I also spit the first mouthful, after brushing, into my plastic lined trash can, because the coconut oil clogs the drain.

    1. Nice tip on cleaning out the residue. I want a new grinder that has a washable container. And of course great tip on not clogging the drain!

  4. I have been making and using two different toothpastes, one using baking soda, salt, peppermint and coconut oil and the other using bentonite clay as the main ingredient. I have noticed a greenish layer on my teeth, particular the back of the bottom teeth for a couple of weeks now. It is reasonably easy to floss off or pick off with a dental pick but it's a bit of a trial to do this each night when brushing and flossing used to be just fine. Any idea what is causing this? Thanks.

  5. Hi. thanks for the recipe. I have been looking for ways to incorporate my neem powder into a recipe like yours. Can you add distilled water to it to make it a paste? will it change the effectiveness of the ingredients?
    Thanks.

    1. Hi there. I am not aware that it interacts w/ any of the ingredients but I guess you could check that. Are you aware of interaction issues? I would think adding water would make it spoil more easily but if you make small enough batches you will probably be fine.

      thanks!

  6. I use LUSH toothy tabs! They are baking soda based and absolutely amazing! I work for and use LUSH products. It was the very first alternative I've found for brushing without all those chemicals!

    Thanks,
    Take care

  7. I have a metal allergy which causes serious cardiac and neurological problems. Its not only titanium dioxide that we have to omit but silica as well. I would highly recommend using & specifying the silica free baking sodas. Thanks for the recipe. ...the only one I had found so far with no metal but still contains SF is an A&H one.

  8. Hi there!

    Interesting post! As a dental hygienist I try to read up on what alternatives are out there as much as possible, so I can keep up with what my patients are up to. I also try and keep things as natural as possible with my family, while balancing the risk/reward ratio. I have a couple of comments that I hope you don't mind me sharing.

    1. Yes, fluoride is poisonous if ingested in large quantities, so it should have a warning label. Hopefully you are not swallowing your toothpaste. I totally respect the individual right to choose whether or not you use fluoride. But just a couple of things from my perspective: fluoride does help prevent cavities, and also helps repair potential decay before it becomes a full blown cavity. Dental decay is an infectious, transmittable disease, so especially for children, preventing this is much more desirable than having to treat it. In addition, there are questionable ingredients in all filling materials as well, which stay in the body much longer than the time it takes to brush. Everything on earth is a chemical, and most things are earth are toxic if taken in large enough quantities... Children who cannot rinse and spit properly should not use a fluoridated toothpaste for this reason.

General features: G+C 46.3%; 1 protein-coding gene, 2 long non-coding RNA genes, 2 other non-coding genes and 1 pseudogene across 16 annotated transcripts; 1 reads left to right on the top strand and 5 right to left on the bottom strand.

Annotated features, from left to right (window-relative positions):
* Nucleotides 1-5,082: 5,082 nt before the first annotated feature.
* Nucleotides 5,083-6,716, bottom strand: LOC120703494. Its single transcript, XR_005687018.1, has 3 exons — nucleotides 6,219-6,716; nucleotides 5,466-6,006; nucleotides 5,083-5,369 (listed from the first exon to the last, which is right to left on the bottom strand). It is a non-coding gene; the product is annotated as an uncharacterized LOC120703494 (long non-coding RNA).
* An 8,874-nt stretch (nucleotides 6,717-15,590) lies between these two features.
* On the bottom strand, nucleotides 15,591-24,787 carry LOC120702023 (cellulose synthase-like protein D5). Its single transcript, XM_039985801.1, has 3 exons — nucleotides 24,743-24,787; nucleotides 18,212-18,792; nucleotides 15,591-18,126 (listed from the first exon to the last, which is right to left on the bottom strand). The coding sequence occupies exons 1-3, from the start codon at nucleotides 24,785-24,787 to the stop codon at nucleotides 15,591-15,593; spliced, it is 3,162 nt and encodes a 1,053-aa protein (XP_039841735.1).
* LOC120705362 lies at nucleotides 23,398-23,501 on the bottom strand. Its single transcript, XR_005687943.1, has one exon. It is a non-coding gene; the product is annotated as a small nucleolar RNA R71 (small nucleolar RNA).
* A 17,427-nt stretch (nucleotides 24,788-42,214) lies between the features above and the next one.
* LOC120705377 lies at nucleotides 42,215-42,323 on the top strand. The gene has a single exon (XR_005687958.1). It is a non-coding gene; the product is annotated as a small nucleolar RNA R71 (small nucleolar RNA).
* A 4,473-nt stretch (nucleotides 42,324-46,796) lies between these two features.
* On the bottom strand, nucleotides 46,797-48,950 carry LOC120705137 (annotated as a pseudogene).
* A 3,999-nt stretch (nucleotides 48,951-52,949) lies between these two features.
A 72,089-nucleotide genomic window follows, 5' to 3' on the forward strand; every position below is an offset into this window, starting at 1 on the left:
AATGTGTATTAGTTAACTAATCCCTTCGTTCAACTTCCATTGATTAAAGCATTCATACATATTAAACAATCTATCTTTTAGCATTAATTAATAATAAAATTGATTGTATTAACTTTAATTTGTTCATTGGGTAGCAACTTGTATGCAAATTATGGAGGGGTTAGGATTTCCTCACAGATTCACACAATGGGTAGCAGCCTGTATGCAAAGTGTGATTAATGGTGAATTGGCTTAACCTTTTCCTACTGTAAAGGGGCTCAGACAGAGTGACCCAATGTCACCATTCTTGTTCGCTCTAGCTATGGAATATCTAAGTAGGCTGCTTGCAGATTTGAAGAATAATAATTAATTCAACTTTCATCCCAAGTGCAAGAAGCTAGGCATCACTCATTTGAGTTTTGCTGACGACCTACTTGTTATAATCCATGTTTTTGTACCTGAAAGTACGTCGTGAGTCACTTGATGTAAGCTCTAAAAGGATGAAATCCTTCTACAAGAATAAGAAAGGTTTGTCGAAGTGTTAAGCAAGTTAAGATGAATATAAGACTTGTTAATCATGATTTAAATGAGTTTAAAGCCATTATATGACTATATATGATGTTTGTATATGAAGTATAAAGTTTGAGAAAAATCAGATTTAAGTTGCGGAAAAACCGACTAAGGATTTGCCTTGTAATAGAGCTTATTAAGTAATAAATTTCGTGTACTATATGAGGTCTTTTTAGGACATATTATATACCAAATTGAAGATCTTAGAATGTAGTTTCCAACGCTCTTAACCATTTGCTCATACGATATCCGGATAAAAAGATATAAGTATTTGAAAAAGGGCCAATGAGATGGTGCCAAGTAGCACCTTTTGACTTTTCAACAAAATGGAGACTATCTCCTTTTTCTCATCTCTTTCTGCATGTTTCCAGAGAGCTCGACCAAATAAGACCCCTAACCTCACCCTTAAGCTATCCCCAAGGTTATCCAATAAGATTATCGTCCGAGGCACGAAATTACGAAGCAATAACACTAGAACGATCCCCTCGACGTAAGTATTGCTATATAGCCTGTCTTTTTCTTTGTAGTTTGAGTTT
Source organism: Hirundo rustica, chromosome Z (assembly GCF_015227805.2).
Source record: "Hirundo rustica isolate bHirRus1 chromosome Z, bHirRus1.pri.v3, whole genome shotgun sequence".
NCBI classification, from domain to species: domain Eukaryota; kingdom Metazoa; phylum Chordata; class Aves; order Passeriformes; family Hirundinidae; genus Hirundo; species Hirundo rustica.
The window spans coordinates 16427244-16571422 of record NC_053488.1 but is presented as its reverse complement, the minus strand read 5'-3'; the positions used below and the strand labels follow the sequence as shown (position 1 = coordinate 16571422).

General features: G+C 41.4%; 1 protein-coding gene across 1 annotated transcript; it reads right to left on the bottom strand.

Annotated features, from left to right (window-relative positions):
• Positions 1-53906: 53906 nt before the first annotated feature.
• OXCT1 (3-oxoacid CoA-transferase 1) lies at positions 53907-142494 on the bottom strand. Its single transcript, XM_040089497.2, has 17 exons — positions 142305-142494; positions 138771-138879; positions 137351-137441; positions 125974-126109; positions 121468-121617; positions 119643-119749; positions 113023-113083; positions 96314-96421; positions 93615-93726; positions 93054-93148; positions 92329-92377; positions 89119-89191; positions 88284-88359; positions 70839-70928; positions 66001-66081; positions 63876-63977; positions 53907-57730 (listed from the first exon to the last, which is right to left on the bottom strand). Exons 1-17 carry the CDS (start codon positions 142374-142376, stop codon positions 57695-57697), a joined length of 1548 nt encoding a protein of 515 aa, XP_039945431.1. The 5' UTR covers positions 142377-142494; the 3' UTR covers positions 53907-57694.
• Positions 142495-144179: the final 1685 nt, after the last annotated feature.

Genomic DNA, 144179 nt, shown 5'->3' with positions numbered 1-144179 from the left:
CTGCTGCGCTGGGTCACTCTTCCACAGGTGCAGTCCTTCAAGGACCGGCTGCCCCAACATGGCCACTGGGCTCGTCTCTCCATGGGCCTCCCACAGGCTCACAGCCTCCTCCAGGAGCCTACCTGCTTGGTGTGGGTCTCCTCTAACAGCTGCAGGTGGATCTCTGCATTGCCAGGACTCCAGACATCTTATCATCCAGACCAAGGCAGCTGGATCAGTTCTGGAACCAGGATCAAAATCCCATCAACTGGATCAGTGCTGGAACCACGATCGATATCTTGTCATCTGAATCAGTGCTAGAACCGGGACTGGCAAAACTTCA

2. Salt is very abrasive. If you have to use it in a tooth powder recipe, I would really limit it to a very small amount, as fine a granule as you can, and definitely try to dissolve it at least a little before you use it.

    3. It is true that baking soda is abrasive, and true that toothpaste is much MORE abrasive than baking soda. So it is a good alternative.

    4. To the person who asked about Xylitol, it would be a great alternative to the stevia, because it does help rebuild tooth structure. Mind you, I have no idea if it would work in the recipe.

    5. In reality, you do not need toothpaste of any sort. The main point in brushing your teeth is to remove plaque biofilm, and you accomplish this through the mechanics of the bristles against your teeth...toothpaste merely provides fluoride and flavor. So you don't actually have to use anything but water. And floss : )

    6. If you choose not to use fluoride, you have, have, have to floss. NOTHING, no matter what the claim it makes, gets in between the teeth to remove that bacteria. Flossing doesn't just help your gums, it helps prevent decay between the teeth.

    7. This should not damage any existing fillings, unless indirectly, because by not using fluoride, the potential for decay to start around existing restorations rises.

    Hope this helps!